secunda pars incipit ibi: amplius autem etc.
and he begins the second part at further, it must extend (1098a18; ).
Primo igitur accipit ex praemissis quod proprium opus hominis sit operatio animae quae est secundum ipsam rationem vel non sine ratione, quod dicit propter operationem appetitus regulati ratione. Hoc autem in omnibus communiter invenitur quod idem est opus alicuius rei in genere acceptae et opus illius rei si sit bona, nisi quod oportet apponere ex parte operationis id quod pertinet ad virtutem, sicut opus citharistae est citharizare, opus autem boni citharistae est bene citharizare et similiter est in omnibus aliis.
First, then, we know from the premises  that the proper function of a man is a psychic activity in accord with reason itself or at least not independent of reason. The latter is mentioned because of the activity of the appetite controlled by reason. Now, as a rule, we find that the function of a thing generally and the efficient activity of that thing are of the same nature, except that allowance must be made for the part played by skill. For example, the function of a harpist is to play the harp, and the function of a good harpist is to play the harp well. The same is true of all other functions.
128. Si igitur opus hominis consistit in quadam vita prout scilicet homo operatur secundum rationem, sequitur quod boni hominis sit bene operari secundum rationem et optimi hominis, scilicet felicis, optime hoc facere. Sed hoc pertinet ad rationem virtutis quod unusquisque habens virtutem secundum eam bene operetur, sicut virtus equi est secundum quam bene currit. Si ergo operatio optimi hominis, scilicet felicis, est ut bene et optime operetur secundum rationem, sequitur quod humanum bonum, scilicet felicitas, sit operatio secundum virtutem, ita scilicet quod si est una tantum virtus hominis, operatio quae est secundum illam virtutem erit felicitas, si autem sunt plures virtutes hominis, erit felicitas operatio quae est secundum optimam illarum, quia felicitas non solum est bonum hominis, sed optimum.
128. If, therefore, man’s proper role consists in living a certain kind of life—namely, according to the activity of reason—it follows that it is proper to a good man to act well according to reason, and to the very good man or the happy man to do this in superlative fashion. But this belongs to the nature of virtue that everyone who has virtue should act well according to it, as a horse with good training or “virtue” should run well. If, then, the activity of the very good man or the happy man is to act well—in fact, to act to the best of his ability according to reason—it follows that the good of man, which is happiness, is an activity according to virtue. If there is only one virtue for man, his activity according to that virtue will be happiness. If there are a number of such virtues for man, happiness will be the activity according to the best of them. The reason is that happiness is not only the good of man but the best good.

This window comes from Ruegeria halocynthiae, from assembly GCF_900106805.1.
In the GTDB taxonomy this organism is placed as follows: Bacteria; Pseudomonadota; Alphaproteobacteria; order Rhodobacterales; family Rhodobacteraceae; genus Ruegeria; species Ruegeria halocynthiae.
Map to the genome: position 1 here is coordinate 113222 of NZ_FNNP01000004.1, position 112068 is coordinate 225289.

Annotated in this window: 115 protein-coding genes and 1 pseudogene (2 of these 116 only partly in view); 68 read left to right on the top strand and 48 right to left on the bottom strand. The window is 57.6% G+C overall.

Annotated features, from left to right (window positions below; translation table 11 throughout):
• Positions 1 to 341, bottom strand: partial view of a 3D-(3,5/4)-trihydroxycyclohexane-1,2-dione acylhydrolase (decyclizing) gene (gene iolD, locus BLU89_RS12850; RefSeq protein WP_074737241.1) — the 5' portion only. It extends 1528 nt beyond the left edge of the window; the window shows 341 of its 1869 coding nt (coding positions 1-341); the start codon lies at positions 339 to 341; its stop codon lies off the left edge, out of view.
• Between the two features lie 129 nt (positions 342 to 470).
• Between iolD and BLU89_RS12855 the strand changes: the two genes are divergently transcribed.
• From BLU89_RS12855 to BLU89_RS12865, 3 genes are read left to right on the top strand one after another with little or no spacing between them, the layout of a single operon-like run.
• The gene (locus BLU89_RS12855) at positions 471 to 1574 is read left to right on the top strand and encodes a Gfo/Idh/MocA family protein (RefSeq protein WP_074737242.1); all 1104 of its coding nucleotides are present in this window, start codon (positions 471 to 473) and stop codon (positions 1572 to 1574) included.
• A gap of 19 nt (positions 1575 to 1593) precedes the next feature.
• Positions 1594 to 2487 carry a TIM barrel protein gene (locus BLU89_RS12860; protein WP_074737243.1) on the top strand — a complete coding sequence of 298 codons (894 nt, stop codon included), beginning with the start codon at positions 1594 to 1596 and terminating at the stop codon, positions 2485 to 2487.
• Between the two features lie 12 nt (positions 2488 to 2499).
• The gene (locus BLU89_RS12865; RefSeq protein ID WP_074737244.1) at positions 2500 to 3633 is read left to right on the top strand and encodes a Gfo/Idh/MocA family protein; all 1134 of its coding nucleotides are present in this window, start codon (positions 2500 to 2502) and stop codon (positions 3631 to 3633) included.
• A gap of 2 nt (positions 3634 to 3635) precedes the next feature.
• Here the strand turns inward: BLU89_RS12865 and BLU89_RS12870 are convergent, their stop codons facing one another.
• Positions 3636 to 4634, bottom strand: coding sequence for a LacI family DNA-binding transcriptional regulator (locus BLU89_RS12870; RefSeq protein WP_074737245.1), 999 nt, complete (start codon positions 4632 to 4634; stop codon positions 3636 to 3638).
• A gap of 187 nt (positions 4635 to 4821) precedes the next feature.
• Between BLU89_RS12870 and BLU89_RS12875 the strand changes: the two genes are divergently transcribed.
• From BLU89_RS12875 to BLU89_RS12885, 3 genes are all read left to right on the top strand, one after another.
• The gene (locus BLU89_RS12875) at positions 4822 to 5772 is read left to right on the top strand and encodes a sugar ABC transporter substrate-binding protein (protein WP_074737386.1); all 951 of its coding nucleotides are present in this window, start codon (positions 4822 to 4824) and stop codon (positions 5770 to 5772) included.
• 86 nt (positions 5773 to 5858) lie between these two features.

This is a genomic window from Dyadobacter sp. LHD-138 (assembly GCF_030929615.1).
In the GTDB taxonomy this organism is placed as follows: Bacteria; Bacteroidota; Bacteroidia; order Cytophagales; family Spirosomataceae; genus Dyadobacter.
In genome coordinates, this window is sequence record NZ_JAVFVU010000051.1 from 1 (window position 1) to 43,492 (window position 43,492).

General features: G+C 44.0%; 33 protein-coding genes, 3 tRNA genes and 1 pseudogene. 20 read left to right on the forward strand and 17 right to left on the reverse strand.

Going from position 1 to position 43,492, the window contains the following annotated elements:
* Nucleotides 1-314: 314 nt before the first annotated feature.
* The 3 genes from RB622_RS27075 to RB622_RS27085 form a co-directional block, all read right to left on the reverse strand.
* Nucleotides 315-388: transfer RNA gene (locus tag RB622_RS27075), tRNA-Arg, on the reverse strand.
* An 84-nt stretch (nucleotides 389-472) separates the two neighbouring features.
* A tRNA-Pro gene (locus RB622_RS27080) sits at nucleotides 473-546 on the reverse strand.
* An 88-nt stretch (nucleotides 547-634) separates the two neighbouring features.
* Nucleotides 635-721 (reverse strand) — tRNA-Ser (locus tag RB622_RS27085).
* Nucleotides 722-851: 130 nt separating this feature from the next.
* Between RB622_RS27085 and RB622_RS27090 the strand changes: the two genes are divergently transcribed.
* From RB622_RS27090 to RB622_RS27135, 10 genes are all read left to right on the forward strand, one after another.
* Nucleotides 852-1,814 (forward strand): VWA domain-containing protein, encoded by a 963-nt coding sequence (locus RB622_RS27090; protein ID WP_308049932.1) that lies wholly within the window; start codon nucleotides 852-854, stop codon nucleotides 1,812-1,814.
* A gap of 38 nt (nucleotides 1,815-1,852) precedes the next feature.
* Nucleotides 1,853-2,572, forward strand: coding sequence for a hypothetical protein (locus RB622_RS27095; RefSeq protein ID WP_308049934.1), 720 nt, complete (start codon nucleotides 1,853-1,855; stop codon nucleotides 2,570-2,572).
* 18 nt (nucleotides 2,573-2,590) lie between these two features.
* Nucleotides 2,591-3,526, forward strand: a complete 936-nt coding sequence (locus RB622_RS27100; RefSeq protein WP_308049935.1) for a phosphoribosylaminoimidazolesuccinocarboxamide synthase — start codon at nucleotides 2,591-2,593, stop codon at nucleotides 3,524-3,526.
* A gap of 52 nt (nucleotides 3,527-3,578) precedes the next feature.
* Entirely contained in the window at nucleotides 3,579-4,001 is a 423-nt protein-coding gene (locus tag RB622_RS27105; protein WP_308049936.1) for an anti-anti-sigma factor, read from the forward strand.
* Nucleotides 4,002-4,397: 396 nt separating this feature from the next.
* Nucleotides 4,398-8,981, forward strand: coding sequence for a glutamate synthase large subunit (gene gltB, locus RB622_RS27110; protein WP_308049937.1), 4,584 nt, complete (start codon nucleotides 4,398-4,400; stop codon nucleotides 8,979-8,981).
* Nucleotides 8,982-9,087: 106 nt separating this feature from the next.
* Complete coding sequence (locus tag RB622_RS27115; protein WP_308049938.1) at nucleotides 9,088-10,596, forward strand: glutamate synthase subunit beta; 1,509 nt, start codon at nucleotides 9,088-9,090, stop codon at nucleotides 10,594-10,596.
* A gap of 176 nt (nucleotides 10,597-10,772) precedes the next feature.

129. Deinde cum dicit: amplius autem in vitam perfectam etc., investigat aliam differentiam felicitatis. Requiritur enim ad felicitatem continuitas et perpetuitas quantum possibile est; hoc enim naturaliter appetitus habentis intellectum desiderat utpote apprehendens non solum esse ut nunc, sicut sensus, sed etiam esse simpliciter; cum autem esse sit secundum se ipsum appetibile, consequens est quod, sicut animal per sensum apprehendens esse ut nunc appetit nunc esse, ita etiam homo per intellectum apprehendens esse simpliciter appetit esse simpliciter et semper et non solum ut nunc; et ideo de ratione perfectae felicitatis est continuitas et perpetuitas. Quam tamen praesens vita non patitur, unde in praesenti vita non potest esse perfecta felicitas. Oportet tamen quod felicitas qualem possibile est esse praesentis vitae sit in vitam perfectam, id est per totam hominis vitam. Sicut enim una hirundo veniens non demonstrat ver nec una dies temperata, ita etiam nec una operatio semel facta facit hominem felicem, sed quando homo per totam vitam continuat bonam operationem.